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What if I think I’m paying the wrong amount?

Call your plan. Your plan may ask you to provide information to help them confirm the level of Extra Help you should get.

Here are some examples of documents you can send your plan to help prove you qualify for Extra Help:

  • A purple notice from Medicare that says you automatically qualify
  • A yellow or green automatic enrollment notice from Medicare
  • An Extra Help “Notice of Award” from Social Security
  • An orange notice from Medicare that says your co-payment amount will change next year
  • If you have Supplemental Security Income (SSI), you can use your award letter from Social Security as proof that you have SSI

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Can I get any costs back if I’ve been paying too much?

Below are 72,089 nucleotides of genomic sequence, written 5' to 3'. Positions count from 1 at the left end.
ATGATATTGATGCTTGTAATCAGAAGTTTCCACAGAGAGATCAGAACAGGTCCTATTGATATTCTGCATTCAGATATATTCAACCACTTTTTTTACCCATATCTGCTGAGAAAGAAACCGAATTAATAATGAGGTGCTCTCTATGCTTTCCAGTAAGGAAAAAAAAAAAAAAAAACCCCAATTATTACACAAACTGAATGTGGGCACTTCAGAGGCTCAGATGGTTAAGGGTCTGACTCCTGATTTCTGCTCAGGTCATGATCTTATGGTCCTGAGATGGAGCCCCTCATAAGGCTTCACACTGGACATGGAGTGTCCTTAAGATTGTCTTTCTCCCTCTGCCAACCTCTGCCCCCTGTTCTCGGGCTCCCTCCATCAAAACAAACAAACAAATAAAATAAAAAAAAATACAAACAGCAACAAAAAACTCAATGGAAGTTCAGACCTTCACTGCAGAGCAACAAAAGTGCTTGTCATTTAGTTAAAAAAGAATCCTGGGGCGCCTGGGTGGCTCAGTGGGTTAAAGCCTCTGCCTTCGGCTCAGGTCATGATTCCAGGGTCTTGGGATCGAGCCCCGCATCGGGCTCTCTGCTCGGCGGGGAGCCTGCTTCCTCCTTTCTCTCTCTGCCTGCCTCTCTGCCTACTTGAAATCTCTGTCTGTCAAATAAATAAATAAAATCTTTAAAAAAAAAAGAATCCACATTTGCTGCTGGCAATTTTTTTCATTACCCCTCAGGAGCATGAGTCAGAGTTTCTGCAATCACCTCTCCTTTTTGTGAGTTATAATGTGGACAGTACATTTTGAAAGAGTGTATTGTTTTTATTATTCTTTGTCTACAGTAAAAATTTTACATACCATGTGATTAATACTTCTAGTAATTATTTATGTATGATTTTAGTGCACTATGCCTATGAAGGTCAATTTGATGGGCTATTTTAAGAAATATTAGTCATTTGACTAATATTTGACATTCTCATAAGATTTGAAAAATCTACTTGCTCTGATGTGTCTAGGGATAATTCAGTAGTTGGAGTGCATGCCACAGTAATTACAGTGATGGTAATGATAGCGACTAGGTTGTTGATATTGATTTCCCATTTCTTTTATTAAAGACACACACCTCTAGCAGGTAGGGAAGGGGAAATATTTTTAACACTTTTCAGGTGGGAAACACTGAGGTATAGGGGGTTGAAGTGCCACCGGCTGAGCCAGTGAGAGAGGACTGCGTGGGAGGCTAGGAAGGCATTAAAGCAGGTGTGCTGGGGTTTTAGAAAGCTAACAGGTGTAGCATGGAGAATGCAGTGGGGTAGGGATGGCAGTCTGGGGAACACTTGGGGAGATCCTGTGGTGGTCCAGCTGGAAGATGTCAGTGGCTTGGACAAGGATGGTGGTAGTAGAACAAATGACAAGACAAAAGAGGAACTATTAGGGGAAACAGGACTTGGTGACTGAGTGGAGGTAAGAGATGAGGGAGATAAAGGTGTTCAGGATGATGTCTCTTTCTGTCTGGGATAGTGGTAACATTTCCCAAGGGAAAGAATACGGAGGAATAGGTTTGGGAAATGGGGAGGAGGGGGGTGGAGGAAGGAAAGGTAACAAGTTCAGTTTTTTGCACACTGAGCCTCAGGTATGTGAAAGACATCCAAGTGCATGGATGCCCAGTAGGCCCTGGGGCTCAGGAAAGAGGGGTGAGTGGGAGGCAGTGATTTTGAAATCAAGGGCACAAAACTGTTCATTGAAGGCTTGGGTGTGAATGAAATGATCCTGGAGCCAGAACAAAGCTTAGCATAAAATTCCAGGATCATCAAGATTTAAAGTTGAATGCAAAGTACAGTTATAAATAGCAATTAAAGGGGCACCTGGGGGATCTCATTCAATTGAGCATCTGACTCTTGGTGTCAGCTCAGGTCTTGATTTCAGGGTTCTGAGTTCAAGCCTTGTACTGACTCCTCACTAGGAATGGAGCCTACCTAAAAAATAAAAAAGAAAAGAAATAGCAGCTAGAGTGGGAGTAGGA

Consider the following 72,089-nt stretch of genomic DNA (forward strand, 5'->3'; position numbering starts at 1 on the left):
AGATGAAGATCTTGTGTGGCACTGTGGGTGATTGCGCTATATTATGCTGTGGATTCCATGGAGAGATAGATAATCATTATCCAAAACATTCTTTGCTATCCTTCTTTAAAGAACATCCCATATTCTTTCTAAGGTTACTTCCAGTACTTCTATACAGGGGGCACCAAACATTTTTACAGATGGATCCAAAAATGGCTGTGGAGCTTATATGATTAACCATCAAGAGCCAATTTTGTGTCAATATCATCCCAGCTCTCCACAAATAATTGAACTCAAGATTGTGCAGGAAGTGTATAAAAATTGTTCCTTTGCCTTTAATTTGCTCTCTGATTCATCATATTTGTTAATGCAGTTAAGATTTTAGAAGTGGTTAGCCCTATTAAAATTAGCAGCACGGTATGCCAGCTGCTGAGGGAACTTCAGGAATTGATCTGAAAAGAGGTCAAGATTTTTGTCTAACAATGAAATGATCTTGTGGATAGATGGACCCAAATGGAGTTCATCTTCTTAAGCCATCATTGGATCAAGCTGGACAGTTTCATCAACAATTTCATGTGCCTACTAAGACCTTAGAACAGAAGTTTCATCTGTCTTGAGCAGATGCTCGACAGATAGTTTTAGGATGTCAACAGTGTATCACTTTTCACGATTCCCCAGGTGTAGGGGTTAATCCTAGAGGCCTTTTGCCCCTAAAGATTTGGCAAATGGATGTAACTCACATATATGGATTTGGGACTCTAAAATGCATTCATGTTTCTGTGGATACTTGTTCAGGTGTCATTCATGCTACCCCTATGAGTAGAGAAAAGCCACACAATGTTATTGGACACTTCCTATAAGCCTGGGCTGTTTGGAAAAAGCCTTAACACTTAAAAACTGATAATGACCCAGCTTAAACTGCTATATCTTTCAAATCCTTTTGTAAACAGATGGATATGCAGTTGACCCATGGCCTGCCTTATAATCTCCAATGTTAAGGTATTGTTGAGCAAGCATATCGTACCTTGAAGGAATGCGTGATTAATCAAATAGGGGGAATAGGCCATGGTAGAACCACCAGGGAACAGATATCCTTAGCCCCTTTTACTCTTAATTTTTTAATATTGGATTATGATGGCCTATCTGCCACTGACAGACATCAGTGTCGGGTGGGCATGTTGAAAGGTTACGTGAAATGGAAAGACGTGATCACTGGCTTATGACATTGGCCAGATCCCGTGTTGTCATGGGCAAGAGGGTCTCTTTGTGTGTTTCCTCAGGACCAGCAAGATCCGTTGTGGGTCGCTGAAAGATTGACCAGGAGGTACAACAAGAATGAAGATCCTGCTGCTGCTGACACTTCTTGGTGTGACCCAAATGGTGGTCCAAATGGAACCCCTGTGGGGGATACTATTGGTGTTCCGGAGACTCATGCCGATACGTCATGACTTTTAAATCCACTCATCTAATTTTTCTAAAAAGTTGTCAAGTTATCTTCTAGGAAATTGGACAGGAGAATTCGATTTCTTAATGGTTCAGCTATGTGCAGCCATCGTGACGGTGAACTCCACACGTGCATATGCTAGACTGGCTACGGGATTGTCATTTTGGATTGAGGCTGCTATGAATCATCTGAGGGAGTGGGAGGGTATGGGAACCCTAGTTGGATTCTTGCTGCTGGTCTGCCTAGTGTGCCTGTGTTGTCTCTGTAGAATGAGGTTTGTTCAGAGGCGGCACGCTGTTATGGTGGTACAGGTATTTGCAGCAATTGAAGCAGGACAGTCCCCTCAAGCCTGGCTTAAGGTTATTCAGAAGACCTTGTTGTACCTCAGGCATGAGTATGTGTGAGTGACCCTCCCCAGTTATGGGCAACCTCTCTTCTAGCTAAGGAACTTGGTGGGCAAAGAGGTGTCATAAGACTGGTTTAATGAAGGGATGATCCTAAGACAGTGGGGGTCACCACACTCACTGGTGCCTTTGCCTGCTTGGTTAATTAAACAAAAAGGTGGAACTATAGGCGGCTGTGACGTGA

If you have paid for your Medicare prescription drug plan or your prescription drugs since the date you qualified for Extra Help, you may be able to get back some of these costs. Keep the receipts, and call your Part D Plan for more information.

Our goal is to find you the best Medicare prescription drug plan with the lowest monthly premium, the lowest deductibles, the lowest co pays, and most importantly minimizes your exposure to the “donut hole” or gap in coverage.

If you want to make more specific plan comparisons based on what matters to you, you can get personalized information from the Medicare Prescription Drug Plan Finder. The Medicare Prescription Drug Plan Finder can be accessed at www.medicare.gov.